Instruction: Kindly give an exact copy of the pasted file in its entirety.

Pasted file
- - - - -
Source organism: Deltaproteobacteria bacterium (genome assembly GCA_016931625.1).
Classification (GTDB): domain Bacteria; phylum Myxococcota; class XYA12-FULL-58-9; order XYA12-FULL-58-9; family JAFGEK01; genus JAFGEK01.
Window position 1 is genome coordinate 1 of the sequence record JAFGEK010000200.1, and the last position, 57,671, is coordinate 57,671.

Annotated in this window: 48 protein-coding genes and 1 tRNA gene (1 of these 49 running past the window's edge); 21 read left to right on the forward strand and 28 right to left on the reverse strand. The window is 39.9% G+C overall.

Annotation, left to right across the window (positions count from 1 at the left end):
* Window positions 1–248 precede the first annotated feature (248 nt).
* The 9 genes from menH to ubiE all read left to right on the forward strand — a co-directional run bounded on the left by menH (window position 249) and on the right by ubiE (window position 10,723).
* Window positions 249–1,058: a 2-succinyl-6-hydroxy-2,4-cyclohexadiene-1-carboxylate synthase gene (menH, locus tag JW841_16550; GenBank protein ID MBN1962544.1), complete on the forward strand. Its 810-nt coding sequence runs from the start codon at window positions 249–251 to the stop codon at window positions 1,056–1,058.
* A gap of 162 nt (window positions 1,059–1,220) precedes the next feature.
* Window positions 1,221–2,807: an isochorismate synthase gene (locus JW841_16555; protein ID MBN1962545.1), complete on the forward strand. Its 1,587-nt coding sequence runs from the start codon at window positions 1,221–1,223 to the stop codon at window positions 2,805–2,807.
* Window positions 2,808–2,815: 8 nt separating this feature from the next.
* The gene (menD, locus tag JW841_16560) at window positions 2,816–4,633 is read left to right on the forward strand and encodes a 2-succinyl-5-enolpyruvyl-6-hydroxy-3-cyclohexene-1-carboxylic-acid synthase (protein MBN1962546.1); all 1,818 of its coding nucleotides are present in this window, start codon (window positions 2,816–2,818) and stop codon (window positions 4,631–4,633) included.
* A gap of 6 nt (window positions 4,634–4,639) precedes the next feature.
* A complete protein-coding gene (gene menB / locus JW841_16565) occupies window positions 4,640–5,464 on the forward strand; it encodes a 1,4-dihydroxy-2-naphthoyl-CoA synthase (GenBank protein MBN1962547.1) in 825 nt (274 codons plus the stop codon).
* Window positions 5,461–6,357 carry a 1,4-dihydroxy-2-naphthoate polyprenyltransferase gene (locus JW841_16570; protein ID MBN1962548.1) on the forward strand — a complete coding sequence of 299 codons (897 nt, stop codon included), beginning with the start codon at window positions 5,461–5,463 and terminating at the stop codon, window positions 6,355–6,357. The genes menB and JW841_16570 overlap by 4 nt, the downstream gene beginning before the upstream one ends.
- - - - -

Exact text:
Source organism: Deltaproteobacteria bacterium (genome assembly GCA_016931625.1).
Classification (GTDB): domain Bacteria; phylum Myxococcota; class XYA12-FULL-58-9; order XYA12-FULL-58-9; family JAFGEK01; genus JAFGEK01.
Window position 1 is genome coordinate 1 of the sequence record JAFGEK010000200.1, and the last position, 57,671, is coordinate 57,671.

Annotated in this window: 48 protein-coding genes and 1 tRNA gene (1 of these 49 running past the window's edge); 21 read left to right on the forward strand and 28 right to left on the reverse strand. The window is 39.9% G+C overall.

Annotation, left to right across the window (positions count from 1 at the left end):
* Window positions 1–248 precede the first annotated feature (248 nt).
* The 9 genes from menH to ubiE all read left to right on the forward strand — a co-directional run bounded on the left by menH (window position 249) and on the right by ubiE (window position 10,723).
* Window positions 249–1,058: a 2-succinyl-6-hydroxy-2,4-cyclohexadiene-1-carboxylate synthase gene (menH, locus tag JW841_16550; GenBank protein ID MBN1962544.1), complete on the forward strand. Its 810-nt coding sequence runs from the start codon at window positions 249–251 to the stop codon at window positions 1,056–1,058.
* A gap of 162 nt (window positions 1,059–1,220) precedes the next feature.
* Window positions 1,221–2,807: an isochorismate synthase gene (locus JW841_16555; protein ID MBN1962545.1), complete on the forward strand. Its 1,587-nt coding sequence runs from the start codon at window positions 1,221–1,223 to the stop codon at window positions 2,805–2,807.
* Window positions 2,808–2,815: 8 nt separating this feature from the next.
* The gene (menD, locus tag JW841_16560) at window positions 2,816–4,633 is read left to right on the forward strand and encodes a 2-succinyl-5-enolpyruvyl-6-hydroxy-3-cyclohexene-1-carboxylic-acid synthase (protein MBN1962546.1); all 1,818 of its coding nucleotides are present in this window, start codon (window positions 2,816–2,818) and stop codon (window positions 4,631–4,633) included.
* A gap of 6 nt (window positions 4,634–4,639) precedes the next feature.
* A complete protein-coding gene (gene menB / locus JW841_16565) occupies window positions 4,640–5,464 on the forward strand; it encodes a 1,4-dihydroxy-2-naphthoyl-CoA synthase (GenBank protein MBN1962547.1) in 825 nt (274 codons plus the stop codon).
* Window positions 5,461–6,357 carry a 1,4-dihydroxy-2-naphthoate polyprenyltransferase gene (locus JW841_16570; protein ID MBN1962548.1) on the forward strand — a complete coding sequence of 299 codons (897 nt, stop codon included), beginning with the start codon at window positions 5,461–5,463 and terminating at the stop codon, window positions 6,355–6,357. The genes menB and JW841_16570 overlap by 4 nt, the downstream gene beginning before the upstream one ends.